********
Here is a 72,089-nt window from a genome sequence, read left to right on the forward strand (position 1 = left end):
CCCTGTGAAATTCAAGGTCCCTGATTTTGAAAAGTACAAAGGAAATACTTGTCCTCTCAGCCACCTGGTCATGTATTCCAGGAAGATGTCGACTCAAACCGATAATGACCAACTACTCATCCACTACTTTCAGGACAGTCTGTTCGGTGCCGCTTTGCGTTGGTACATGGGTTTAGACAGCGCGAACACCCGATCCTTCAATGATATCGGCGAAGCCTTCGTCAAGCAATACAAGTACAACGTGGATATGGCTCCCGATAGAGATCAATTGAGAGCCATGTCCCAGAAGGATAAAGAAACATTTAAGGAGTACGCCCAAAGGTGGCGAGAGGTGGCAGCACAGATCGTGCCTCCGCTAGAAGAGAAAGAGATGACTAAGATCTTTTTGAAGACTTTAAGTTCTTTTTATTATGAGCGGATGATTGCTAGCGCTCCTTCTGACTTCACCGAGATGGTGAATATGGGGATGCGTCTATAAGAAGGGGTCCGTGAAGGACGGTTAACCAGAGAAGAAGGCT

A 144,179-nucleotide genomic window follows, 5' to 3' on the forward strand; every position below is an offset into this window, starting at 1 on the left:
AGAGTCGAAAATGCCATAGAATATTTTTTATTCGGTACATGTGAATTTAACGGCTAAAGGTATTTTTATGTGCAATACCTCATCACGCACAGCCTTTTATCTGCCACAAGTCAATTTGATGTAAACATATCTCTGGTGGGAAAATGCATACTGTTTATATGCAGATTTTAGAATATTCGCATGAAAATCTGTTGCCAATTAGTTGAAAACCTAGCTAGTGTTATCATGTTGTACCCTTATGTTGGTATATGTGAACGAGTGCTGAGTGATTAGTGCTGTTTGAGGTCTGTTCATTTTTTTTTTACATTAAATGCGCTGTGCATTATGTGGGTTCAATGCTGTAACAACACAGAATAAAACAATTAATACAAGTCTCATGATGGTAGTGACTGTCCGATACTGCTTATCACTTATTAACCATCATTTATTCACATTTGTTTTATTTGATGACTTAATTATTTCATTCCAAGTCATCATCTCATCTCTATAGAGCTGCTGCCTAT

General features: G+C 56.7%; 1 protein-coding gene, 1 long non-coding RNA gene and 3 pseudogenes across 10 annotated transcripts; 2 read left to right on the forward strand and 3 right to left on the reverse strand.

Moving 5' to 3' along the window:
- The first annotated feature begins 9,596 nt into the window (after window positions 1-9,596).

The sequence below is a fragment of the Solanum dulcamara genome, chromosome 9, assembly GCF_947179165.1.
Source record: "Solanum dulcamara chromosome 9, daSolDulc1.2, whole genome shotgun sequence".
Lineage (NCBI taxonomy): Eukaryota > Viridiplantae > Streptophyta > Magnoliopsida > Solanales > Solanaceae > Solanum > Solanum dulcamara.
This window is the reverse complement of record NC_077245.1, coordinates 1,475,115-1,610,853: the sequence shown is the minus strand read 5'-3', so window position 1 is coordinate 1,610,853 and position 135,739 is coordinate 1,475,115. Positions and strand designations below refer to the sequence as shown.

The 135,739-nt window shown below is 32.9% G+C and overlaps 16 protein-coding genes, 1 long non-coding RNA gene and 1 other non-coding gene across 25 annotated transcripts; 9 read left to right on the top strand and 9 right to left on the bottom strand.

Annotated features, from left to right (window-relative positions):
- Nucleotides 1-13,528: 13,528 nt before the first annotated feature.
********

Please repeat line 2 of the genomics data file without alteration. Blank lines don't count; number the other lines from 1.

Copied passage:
CCCTGTGAAATTCAAGGTCCCTGATTTTGAAAAGTACAAAGGAAATACTTGTCCTCTCAGCCACCTGGTCATGTATTCCAGGAAGATGTCGACTCAAACCGATAATGACCAACTACTCATCCACTACTTTCAGGACAGTCTGTTCGGTGCCGCTTTGCGTTGGTACATGGGTTTAGACAGCGCGAACACCCGATCCTTCAATGATATCGGCGAAGCCTTCGTCAAGCAATACAAGTACAACGTGGATATGGCTCCCGATAGAGATCAATTGAGAGCCATGTCCCAGAAGGATAAAGAAACATTTAAGGAGTACGCCCAAAGGTGGCGAGAGGTGGCAGCACAGATCGTGCCTCCGCTAGAAGAGAAAGAGATGACTAAGATCTTTTTGAAGACTTTAAGTTCTTTTTATTATGAGCGGATGATTGCTAGCGCTCCTTCTGACTTCACCGAGATGGTGAATATGGGGATGCGTCTATAAGAAGGGGTCCGTGAAGGACGGTTAACCAGAGAAGAAGGCT